Pediatric Speech Therapy

Pediatric Speech Therapy

SpeechAt Helping Hands Therapy, our certified speech-language pathologists (SLP) have master’s degrees and extensive training in childhood speech, language, feeding, and swallowing disorders. We will help your child develop the skills needed for successful communication and/or feeding. These skills can affect all aspects of daily life, from communicating basic needs to developing social skills and friendships to progress in school.  Services to children with speech-language disorders may be provided in individual or small group sessions, in classrooms when teaming with teachers, or in a consultative model with teachers and parents. SLPs integrate children’s speech-language goals with academic outcomes and functional performance.

Speech Therapy services benefit children with:

  • Speech sound disorders – difficulty pronouncing sounds
  • Language disorders – difficulty understanding what they hear as well as expressing themselves with words
  • Cognitive-communication disorders – difficulty with thinking skills including perception, memory, awareness, reasoning, judgment, intellect and imagination
  • Stuttering (fluency) disorders – interruption of the flow of speech that may include hesitations, repetitions, prolongations of sounds or words
  • Voice disorders – quality of voice that may include hoarseness, nasality, volume

Speech therapists can evaluate and treat the following skills and areas:

  • Production of speech sounds and errors
  • Voice Disorders (such as  vocal nodules causing decreased loudness, pitch, tone, or quality of voice)
  • Language abilities (such as following directions, sequencing events, memory, and problem solving)
  • Ability to express needs and wants
  • Use of age appropriate vocabulary
  • Comprehension of written and/or verbal communication
  • Ability to attend to tasks
  • Stuttering (fluency) disorders
  • Swallowing and feeding techniques

Examples of Pediatric Speech Therapy include:

  • Articulation therapy
  • Receptive and expressive language therapy
  • Aural Rehabilitation (hearing loss)
  • Interactive Metronome (IM)
  • PROMPT
  • Video swallow studies
  • g-tube weaning
  • Happy Mealtimes- our intensive feeding program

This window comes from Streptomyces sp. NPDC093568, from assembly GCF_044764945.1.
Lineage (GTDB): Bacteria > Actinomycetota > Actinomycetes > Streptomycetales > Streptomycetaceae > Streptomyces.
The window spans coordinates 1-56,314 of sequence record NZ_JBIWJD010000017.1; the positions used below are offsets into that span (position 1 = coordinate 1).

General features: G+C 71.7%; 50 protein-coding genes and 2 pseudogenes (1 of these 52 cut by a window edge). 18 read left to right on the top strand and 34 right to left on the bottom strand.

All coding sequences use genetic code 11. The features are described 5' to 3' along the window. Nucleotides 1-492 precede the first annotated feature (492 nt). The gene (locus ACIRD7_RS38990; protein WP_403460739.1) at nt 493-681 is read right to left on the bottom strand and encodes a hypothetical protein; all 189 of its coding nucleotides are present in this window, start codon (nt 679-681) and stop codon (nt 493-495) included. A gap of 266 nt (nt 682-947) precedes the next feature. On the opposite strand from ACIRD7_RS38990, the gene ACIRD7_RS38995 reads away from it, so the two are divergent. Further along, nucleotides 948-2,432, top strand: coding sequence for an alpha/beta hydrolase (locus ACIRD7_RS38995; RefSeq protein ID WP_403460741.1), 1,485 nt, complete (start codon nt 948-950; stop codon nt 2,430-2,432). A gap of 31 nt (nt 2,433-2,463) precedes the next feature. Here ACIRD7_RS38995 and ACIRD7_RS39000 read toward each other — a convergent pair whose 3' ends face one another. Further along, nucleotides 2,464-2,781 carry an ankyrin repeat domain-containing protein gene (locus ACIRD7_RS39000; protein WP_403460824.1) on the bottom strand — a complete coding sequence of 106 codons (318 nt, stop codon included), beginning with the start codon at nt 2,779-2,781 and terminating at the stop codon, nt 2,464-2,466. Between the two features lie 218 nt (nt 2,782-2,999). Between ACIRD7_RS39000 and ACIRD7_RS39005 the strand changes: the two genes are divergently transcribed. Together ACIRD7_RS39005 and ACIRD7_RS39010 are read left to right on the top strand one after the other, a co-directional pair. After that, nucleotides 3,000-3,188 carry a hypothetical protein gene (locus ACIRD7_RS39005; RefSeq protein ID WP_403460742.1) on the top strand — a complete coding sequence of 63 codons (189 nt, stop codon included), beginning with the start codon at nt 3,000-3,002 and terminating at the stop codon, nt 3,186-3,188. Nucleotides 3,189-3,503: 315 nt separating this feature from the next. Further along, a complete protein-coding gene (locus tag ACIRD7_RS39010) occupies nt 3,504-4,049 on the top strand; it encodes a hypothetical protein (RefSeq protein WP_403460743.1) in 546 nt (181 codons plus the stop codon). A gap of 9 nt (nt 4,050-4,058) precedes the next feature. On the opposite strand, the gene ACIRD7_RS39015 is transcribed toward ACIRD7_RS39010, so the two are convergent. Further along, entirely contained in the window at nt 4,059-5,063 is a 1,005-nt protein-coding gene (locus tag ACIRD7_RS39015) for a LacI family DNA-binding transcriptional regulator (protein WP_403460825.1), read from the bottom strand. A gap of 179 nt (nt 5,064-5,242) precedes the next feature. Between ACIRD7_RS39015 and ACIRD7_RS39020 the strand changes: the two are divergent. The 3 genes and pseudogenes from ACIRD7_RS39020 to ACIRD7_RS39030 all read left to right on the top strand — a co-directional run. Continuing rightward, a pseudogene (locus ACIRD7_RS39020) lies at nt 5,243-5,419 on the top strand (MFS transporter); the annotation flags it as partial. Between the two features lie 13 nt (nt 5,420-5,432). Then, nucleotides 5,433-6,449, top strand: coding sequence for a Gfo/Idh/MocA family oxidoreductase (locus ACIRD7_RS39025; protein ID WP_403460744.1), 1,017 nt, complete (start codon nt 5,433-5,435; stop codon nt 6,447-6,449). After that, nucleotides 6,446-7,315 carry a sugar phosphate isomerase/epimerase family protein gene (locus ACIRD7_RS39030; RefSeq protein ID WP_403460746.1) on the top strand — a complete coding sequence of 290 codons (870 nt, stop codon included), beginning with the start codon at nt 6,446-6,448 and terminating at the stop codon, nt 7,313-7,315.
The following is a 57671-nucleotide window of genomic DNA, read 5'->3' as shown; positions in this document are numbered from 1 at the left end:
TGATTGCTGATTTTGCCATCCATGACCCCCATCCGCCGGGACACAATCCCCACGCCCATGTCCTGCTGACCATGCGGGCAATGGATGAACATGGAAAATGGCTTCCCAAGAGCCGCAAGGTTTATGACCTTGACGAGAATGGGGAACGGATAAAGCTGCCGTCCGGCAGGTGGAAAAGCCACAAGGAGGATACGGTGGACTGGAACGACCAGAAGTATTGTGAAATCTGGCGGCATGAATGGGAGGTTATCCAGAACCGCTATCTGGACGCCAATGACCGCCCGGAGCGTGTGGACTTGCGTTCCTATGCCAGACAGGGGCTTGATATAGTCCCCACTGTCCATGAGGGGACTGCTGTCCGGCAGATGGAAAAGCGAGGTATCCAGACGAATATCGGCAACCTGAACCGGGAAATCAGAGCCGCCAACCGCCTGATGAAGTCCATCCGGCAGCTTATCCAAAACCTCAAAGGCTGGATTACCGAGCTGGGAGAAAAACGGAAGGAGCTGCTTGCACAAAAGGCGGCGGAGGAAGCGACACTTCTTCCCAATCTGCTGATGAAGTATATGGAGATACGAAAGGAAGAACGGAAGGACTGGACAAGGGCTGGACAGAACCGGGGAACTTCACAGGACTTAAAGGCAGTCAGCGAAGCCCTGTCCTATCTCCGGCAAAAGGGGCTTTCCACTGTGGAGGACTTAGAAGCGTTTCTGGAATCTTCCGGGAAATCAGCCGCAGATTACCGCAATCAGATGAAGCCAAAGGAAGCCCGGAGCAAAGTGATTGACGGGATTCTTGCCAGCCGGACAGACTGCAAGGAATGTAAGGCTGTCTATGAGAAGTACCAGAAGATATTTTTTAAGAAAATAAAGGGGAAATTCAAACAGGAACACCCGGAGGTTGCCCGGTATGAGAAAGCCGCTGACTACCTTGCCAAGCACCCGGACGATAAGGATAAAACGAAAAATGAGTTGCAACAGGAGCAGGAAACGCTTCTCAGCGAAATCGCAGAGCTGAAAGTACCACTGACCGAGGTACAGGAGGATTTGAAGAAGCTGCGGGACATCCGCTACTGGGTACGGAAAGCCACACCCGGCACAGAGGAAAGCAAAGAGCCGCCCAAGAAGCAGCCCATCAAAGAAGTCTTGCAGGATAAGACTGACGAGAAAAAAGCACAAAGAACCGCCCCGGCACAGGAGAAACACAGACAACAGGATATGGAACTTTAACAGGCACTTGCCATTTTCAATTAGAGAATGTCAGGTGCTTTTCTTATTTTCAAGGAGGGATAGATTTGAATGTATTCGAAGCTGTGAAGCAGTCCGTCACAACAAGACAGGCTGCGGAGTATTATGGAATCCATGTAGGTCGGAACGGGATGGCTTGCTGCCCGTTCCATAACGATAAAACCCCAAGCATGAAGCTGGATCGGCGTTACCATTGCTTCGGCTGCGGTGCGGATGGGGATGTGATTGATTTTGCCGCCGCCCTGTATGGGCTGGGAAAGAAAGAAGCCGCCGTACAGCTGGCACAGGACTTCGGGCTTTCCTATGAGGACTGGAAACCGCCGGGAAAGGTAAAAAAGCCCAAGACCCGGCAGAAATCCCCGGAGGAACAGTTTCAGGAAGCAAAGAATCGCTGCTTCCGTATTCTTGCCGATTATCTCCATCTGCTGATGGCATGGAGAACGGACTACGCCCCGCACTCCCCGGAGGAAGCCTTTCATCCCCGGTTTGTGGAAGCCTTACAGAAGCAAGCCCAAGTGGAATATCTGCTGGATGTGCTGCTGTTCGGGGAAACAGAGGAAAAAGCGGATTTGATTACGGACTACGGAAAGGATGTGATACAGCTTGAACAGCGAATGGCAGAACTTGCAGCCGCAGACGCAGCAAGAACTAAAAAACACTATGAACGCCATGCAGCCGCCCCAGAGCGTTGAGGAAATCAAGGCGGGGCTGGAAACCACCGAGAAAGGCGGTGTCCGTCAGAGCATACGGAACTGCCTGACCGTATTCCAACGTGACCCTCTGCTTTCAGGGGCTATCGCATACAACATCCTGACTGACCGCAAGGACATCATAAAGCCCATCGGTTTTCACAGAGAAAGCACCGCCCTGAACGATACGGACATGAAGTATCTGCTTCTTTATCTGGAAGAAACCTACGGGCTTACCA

• Auditory Based Care Approach
  • Reading and Phonics
  • Integrated Listening System (ILS)
  • PALS Program

Who benefits from speech therapy include:

  • Articulation deficits (pronunciation of speech sounds)
  • Autism spectrum disorders
  • Childhood apraxia of speech (including PROMPT)
  • Expressive language difficulty
  • Feeding, chewing and swallowing disorders
  • Hearing loss
  • Cochlear implants
  • Difficulty understanding concepts and following directions
  • Oral-motor deficits (such as tongue thrust or tongue-tied)
  • Resonance and Cleft Palate
  • Social skills deficiency
  • Stuttering (Fluency) disorder
  • Voice disorders and Vocal cord dysfunction

How do speech-language disorders affect school performance? 

Speech and language skills are essential to academic success and learning. Language is the basis of communication. Reading, writing, gesturing, listening, and speaking are all forms of language. Learning takes place through the process of communication. The ability to communicate with peers and adults in the educational setting is essential for a student to succeed in school. Children with communication disorders frequently do not perform at grade level. They may struggle with reading, have difficulty understanding and expressing language, misunderstand social cues, avoid attending school, show poor judgment, and have difficulty with tests. Difficulty in learning to listen, speak, read, or write can result from problems in language development. Problems can occur in the production, comprehension, and awareness of language sounds, syllables, words, sentences, and conversation. Individuals with reading and writing problems also may have trouble using language to communicate, think, and learn.   

How Do I Get Started?

If you have concerns in one or more of the above listed areas, a referral to speech therapy by your pediatrician is recommended. Identifying your child’s difficulties and strengths through a speech and language evaluation is the first step to assisting a child with communication problems. Our therapists are skilled in administering formal tests as well as providing clinical observation of play, interaction and conversation to decide if your child needs intervention.

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